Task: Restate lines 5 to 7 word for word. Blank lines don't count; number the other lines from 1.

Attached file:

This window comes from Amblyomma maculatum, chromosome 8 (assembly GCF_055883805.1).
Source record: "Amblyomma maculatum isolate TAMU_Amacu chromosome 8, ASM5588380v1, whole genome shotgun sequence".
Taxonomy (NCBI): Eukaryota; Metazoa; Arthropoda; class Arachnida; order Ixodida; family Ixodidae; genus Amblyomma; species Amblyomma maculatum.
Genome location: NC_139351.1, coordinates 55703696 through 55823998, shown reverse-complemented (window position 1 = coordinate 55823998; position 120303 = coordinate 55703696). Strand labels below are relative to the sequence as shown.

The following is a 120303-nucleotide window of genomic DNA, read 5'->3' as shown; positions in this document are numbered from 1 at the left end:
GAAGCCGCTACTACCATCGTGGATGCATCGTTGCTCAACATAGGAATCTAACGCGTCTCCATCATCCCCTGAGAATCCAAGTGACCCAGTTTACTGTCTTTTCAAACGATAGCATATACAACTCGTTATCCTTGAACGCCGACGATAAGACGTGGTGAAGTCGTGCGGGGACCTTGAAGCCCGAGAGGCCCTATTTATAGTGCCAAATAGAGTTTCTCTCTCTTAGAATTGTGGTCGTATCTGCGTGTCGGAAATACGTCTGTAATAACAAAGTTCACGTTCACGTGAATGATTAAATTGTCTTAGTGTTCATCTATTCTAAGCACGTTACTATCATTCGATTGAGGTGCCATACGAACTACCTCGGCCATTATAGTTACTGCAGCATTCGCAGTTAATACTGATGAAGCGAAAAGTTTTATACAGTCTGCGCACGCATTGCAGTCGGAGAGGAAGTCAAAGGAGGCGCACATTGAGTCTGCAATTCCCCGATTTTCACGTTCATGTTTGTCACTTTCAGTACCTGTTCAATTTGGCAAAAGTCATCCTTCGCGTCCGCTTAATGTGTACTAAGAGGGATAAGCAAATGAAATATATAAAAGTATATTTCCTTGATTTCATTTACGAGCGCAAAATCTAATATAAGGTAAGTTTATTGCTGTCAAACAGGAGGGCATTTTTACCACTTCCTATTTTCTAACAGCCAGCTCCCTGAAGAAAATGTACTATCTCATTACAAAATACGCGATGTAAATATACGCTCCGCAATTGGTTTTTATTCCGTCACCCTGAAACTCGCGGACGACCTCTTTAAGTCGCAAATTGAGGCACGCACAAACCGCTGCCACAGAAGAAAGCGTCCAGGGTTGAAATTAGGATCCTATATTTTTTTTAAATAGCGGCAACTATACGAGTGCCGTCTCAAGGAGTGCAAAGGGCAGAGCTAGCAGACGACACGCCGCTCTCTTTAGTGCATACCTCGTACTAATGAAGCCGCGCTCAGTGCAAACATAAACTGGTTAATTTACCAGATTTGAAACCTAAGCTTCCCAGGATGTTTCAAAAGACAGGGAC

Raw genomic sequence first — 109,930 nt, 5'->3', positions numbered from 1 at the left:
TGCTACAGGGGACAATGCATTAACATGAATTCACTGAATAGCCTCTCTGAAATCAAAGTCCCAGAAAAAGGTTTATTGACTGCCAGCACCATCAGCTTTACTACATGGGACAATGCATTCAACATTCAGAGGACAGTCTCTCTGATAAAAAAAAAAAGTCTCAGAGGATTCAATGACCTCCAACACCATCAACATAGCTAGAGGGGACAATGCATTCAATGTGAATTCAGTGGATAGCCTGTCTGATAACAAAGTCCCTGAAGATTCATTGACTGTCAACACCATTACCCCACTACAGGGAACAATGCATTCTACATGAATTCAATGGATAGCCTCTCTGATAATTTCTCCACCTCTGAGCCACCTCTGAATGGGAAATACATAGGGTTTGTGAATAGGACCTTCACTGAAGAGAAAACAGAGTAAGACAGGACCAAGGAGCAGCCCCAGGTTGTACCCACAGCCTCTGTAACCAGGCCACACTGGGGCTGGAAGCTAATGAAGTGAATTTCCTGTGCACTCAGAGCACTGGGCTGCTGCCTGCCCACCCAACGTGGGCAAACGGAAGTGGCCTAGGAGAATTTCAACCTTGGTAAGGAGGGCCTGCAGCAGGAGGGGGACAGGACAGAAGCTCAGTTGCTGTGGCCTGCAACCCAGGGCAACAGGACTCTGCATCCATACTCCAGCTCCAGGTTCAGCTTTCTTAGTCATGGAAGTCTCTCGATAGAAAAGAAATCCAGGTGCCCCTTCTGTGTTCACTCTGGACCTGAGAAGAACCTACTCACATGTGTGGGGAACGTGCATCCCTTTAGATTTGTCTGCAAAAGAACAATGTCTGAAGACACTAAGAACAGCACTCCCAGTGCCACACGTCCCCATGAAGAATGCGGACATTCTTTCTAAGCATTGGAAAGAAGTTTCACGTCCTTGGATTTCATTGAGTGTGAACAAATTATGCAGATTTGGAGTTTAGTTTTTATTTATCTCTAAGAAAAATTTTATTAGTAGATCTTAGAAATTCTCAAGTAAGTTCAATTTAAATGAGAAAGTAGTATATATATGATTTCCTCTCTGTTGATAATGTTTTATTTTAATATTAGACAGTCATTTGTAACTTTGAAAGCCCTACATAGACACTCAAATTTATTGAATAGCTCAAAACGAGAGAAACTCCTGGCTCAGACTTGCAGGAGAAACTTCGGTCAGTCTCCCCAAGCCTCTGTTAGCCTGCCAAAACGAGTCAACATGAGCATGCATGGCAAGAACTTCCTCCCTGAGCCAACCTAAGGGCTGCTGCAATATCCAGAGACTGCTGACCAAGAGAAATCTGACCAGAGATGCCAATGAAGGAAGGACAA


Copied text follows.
The following is a 120303-nucleotide window of genomic DNA, read 5'->3' as shown; positions in this document are numbered from 1 at the left end:
GAAGCCGCTACTACCATCGTGGATGCATCGTTGCTCAACATAGGAATCTAACGCGTCTCCATCATCCCCTGAGAATCCAAGTGACCCAGTTTACTGTCTTTTCAAACGATAGCATATACAACTCGTTATCCTTGAACGCCGACGATAAGACGTGGTGAAGTCGTGCGGGGACCTTGAAGCCCGAGAGGCCCTATTTATAGTGCCAAATAGAGTTTCTCTCTCTTAGAATTGTGGTCGTATCTGCGTGTCGGAAATACGTCTGTAATAACAAAGTTCACGTTCACGTGAATGATTAAATTGTCTTAGTGTTCATCTATTCTAAGCACGTTACTATCATTCGATTGAGGTGCCATACGAACTACCTCGGCCATTATAGTTACTGCAGCATTCGCAGTTAATACTGATGAAGCGAAAAGTTTTATACAGTCTGCGCACGCATTGCAGTCGGAGAGGAAGTCAAAGGAGGCGCACATTGAGTCTGCAATTCCCCGATTTTCACGTTCATGTTTGTCACTTTCAGTACCTGTTCAATTTGGCAAAAGTCATCCTTCGCGTCCGCTTAATGTGTACTAAGAGGGATAAGCAAATGAAATATATAAAAGTATATTTCCTTGATTTCATTTACGAGCGCAAAATCTAATATAAGGTAAGTTTATTGCTGTCAAACAGGAGGGCATTTTTACCACTTCCTATTTTCTAACAGCCAGCTCCCTGAAGAAAATGTACTATCTCATTACAAAATACGCGATGTAAATATACGCTCCGCAATTGGTTTTTATTCCGTCACCCTGAAACTCGCGGACGACCTCTTTAAGTCGCAAATTGAGGCACGCACAAACCGCTGCCACAGAAGAAAGCGTCCAGGGTTGAAATTAGGATCCTATATTTTTTTTAAATAGCGGCAACTATACGAGTGCCGTCTCAAGGAGTGCAAAGGGCAGAGCTAGCAGACGACACGCCGCTCTCTTTAGTGCATACCTCGTACTAATGAAGCCGCGCTCAGTGCAAACATAAACTGGTTAATTTACCAGATTTGAAACCTAAGCTTCCCAGGATGTTTCAAAAGACAGGGAC

Raw genomic sequence first — 109,930 nt, 5'->3', positions numbered from 1 at the left: